University of California, Irvine’s School of Law and Paul Merage School of Business are offering a dual degree program next year.
Graduate students enrolling at UC Irvine in 2009 can earn a juris doctor and a master’s in business administration simultaneously.
Employers find the combination of legal and business knowledge attractive in the hiring process as the two become more intertwined.
The four- to five-year program will offer courses in law and business, which will be taught by UCI professors and industry professionals.
The program will give students an opportunity to learn the disciplines so that they can pursue careers as attorneys, business executives or both, according to business school Dean Andy Policano.
“We think the combination of law and business is very powerful,” Policano said. “A lot of students coming out of law school don’t understand business and the same thing happens in the opposite direction for students graduating from an M.B.A program,they don’t understand the legal environment.”
What They’ll Learn
More law-focused students will learn how to handle corporate lawsuits and business issues such incorporation, mergers and acquisitions, initial public offerings and regulatory filings with the Securities and Exchange Commission, Policano said.
Students interested in pursuing careers in business can apply their legal knowledge to contracts, patent, trademark and copyright issues, accounting, globalization, labor and employment issues and all of the other legal aspects that go into running a business, Policano said.
“This kind of program makes students much more sophisticated in their expertise,” said Jones Day attorney Thomas Malcom, who sits on law school Dean Erwin Chemerinsky’s advisory committee. “It also makes students much more flexible with their career choices.”
The program still is in its early groundwork phase, said Chemerinsky, and has yet to determine how many students will be admitted to the program.
The 60 students who will be admitted into the law school’s first class in 2009 will be given the option of enrolling in the joint degree program, Chemerinsky said.
UCI likely will keep the program’s class small so that students can work closely with professors, he said.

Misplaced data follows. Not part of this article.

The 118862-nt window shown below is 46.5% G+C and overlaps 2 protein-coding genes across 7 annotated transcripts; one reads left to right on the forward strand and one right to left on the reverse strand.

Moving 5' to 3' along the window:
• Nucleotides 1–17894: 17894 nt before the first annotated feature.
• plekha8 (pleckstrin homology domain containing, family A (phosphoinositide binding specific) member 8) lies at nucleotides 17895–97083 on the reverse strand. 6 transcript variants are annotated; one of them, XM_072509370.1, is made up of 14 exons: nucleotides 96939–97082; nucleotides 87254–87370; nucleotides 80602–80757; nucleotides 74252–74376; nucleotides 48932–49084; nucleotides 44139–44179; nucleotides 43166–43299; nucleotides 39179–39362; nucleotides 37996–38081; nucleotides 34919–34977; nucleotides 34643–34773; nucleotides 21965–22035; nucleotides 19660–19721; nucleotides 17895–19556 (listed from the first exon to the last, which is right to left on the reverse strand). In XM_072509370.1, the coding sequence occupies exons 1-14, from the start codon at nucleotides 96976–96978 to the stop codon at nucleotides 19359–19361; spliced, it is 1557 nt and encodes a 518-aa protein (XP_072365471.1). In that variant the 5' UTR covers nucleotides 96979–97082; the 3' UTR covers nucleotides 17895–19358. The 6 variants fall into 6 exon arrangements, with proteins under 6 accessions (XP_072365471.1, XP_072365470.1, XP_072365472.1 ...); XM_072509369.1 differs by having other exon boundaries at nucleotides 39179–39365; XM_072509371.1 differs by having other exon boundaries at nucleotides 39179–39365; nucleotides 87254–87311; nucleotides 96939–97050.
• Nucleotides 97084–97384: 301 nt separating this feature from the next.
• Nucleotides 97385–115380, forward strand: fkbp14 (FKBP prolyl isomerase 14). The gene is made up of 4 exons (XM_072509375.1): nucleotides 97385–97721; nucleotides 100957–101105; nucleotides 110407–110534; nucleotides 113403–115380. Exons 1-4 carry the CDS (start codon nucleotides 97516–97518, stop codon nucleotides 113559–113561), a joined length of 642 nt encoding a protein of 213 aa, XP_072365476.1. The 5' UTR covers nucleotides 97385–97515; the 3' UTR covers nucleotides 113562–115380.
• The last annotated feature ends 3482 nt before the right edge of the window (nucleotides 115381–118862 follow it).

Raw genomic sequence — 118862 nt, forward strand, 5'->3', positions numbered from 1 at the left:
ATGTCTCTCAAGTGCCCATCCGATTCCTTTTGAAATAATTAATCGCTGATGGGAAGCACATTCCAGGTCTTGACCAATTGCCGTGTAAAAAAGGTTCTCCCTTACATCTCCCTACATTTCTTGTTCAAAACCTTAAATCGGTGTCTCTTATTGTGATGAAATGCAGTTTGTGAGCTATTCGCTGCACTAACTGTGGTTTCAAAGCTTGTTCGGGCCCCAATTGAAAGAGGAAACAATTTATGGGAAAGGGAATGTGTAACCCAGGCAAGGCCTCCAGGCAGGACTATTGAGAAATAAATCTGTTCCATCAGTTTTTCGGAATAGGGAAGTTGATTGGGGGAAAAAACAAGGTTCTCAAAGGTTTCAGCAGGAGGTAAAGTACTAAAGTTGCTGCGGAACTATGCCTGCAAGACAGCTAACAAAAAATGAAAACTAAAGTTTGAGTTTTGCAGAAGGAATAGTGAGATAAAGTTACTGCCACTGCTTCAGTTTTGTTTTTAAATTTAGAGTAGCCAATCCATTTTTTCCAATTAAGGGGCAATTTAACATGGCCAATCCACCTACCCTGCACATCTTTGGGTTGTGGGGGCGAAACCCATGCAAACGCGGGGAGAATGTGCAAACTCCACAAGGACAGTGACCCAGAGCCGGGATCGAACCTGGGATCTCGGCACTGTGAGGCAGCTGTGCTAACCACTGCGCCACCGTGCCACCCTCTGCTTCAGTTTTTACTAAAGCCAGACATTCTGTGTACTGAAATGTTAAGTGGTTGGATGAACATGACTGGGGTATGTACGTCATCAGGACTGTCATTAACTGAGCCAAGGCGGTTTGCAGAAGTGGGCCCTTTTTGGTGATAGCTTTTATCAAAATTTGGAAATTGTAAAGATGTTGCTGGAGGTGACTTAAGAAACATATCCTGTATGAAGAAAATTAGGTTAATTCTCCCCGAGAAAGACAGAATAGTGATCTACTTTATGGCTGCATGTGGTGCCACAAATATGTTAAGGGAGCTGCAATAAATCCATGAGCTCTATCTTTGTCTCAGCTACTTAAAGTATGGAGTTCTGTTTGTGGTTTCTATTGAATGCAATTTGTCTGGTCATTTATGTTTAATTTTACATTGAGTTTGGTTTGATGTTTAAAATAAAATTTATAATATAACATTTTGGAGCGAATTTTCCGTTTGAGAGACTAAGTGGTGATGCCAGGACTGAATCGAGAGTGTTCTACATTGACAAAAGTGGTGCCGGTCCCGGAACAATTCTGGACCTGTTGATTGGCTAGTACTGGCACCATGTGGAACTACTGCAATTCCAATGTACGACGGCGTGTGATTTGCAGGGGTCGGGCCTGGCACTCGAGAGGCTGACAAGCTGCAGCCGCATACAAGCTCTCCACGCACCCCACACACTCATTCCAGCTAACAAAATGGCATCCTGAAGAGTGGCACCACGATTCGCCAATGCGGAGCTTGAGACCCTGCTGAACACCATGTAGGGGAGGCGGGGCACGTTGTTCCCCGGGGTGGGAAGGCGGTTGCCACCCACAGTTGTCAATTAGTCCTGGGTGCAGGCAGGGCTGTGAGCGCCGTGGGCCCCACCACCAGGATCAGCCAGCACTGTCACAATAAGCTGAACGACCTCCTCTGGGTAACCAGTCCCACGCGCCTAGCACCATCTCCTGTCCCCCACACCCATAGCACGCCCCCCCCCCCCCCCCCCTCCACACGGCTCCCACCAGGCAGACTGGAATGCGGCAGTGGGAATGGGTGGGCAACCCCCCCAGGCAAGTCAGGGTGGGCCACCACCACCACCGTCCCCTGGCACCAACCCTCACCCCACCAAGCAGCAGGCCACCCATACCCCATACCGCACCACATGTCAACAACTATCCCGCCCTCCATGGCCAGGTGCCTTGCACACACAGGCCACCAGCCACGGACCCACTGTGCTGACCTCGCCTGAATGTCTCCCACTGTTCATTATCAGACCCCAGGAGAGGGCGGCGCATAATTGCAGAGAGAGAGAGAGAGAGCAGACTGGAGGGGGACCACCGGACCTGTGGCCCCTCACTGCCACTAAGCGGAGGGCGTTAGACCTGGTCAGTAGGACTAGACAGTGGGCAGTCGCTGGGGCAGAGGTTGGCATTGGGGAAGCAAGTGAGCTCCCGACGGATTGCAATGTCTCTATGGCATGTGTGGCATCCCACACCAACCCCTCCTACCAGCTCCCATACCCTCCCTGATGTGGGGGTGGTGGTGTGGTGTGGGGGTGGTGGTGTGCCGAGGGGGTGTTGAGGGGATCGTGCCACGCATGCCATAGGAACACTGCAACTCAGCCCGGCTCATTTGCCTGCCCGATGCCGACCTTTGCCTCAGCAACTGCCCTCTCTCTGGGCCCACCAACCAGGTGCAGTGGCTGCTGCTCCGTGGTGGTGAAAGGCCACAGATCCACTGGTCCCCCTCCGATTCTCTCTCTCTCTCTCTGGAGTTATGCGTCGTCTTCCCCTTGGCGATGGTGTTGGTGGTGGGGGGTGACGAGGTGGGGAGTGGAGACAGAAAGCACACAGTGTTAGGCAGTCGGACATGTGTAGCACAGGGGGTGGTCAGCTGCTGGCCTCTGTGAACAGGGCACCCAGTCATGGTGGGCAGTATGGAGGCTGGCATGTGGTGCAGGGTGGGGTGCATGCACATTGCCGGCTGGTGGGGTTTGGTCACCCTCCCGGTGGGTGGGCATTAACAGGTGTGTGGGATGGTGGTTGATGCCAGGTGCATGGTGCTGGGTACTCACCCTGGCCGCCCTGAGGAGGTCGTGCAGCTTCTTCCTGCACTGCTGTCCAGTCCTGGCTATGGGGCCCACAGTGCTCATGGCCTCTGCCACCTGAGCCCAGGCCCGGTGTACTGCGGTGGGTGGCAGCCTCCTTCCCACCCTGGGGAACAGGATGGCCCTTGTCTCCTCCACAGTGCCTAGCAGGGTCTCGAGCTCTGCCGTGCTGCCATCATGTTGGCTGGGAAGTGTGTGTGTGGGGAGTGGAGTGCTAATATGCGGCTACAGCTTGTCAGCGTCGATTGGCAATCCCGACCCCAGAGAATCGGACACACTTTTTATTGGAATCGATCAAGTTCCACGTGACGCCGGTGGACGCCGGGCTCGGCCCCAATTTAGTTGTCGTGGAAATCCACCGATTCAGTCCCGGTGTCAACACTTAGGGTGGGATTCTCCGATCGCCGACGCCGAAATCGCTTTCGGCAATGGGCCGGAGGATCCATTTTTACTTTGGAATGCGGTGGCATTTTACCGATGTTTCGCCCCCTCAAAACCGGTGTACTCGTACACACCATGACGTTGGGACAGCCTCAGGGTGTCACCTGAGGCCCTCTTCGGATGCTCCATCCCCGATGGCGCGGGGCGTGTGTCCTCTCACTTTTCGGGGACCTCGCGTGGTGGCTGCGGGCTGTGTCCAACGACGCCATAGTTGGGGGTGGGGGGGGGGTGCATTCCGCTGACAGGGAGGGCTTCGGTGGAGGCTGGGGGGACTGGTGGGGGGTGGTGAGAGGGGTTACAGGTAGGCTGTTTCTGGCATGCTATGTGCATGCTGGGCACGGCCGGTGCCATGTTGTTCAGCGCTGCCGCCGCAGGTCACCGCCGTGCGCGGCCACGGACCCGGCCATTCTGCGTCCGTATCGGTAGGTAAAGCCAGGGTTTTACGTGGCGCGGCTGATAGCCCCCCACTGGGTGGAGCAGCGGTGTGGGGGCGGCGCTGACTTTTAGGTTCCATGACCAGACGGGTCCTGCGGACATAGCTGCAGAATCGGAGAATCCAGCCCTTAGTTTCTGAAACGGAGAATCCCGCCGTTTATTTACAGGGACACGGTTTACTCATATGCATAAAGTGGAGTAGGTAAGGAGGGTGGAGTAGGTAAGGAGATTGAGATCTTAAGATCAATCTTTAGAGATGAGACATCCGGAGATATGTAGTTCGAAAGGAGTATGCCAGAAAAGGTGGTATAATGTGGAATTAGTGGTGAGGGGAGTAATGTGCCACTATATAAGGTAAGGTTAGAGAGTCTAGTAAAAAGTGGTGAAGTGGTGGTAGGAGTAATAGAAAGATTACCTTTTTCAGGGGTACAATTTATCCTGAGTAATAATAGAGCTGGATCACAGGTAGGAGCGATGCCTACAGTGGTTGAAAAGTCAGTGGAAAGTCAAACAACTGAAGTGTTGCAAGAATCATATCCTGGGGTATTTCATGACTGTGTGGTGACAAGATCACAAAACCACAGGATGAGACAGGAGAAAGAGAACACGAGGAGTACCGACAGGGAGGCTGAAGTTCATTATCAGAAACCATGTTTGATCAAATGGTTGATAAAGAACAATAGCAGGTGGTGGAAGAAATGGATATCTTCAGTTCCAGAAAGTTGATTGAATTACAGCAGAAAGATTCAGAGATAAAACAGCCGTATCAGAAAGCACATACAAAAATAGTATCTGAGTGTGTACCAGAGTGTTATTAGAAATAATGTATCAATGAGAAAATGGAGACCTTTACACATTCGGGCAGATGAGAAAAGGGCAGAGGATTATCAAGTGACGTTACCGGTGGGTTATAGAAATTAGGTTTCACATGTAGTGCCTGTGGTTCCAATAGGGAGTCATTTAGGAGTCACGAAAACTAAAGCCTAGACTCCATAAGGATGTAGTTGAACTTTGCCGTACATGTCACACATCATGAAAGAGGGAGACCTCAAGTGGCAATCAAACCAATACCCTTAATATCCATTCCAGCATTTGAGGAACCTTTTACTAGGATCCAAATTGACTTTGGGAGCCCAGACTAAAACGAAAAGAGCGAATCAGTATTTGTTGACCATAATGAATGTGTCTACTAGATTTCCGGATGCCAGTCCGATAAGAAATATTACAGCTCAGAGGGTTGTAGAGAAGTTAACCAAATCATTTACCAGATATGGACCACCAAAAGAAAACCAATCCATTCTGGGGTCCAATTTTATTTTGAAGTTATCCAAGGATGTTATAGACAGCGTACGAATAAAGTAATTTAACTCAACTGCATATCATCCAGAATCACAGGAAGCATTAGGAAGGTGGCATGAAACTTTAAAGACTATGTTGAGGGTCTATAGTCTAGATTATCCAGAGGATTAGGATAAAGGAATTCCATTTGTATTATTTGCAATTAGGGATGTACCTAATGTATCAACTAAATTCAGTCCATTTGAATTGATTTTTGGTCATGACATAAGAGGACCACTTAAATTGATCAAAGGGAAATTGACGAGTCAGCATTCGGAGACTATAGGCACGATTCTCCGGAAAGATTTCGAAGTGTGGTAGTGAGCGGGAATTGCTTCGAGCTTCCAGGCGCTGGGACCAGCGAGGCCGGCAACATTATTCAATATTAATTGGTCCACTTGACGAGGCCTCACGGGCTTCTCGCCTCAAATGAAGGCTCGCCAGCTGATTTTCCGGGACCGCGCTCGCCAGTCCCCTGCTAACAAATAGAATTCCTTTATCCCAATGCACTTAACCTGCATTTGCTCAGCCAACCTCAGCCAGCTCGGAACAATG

The university still is working out the details with the program’s funding, coursework and tuition cost, Chemerinsky said. UCI plans to tap industry professionals to help develop relevant courses and to teach classes and seminars, Policano said.
One thing is for sure, getting into the program won’t be easy, Chemerinksy said.
“I expect that admission will be very competitive,” he said.
LSAT and GMAT
Prospective students will be required to take the law school admission test and the graduate management admission test, he said.
Other factors such as high undergraduate grade point averages and work and volunteer experience will be considered as well, Chemerinsky said.
“We’re looking for well-rounded students who really have a passion for learning about law and business,” he said.
A joint law and business degree program is nothing new.
Many local universities including University of Southern California, University of California, Los Angeles, and Chapman University have J.D./M.B.A. programs.
UCI’s law and business program will stress experiential learning where students will be required to work outside of the classroom and in the field, Chemerinsky said.
“We’re starting on a clean slate because of our new law school,” he said. “There are a lot of joint programs out there but we want ours to be innovative. We don’t want this program to be like all of the others.”
Recruiting students to a joint law and business degree program where its law school has yet to be accredited by the American Bar Association could deter some students from enrolling in it.
The law school hopes to apply for accreditation during the 2010-11 school year and be provisionally accredited by the end of that academic year, according to the school’s Web site.
Fundraising will be another issue.
State budget cuts are already making it difficult for public universities to fund new programs and recruit professors, Policano said.
Attracting donations in a down economy could be difficult, but it’s likely local businesses and law firms will step up to the plate, said attorney and dean advisory committee member Francis Quinlan.
The local business and legal community could benefit from the program because it could create a better skilled workforce, he said.
“This kind of program makes sense for Orange County’s business community,” Quinlan said.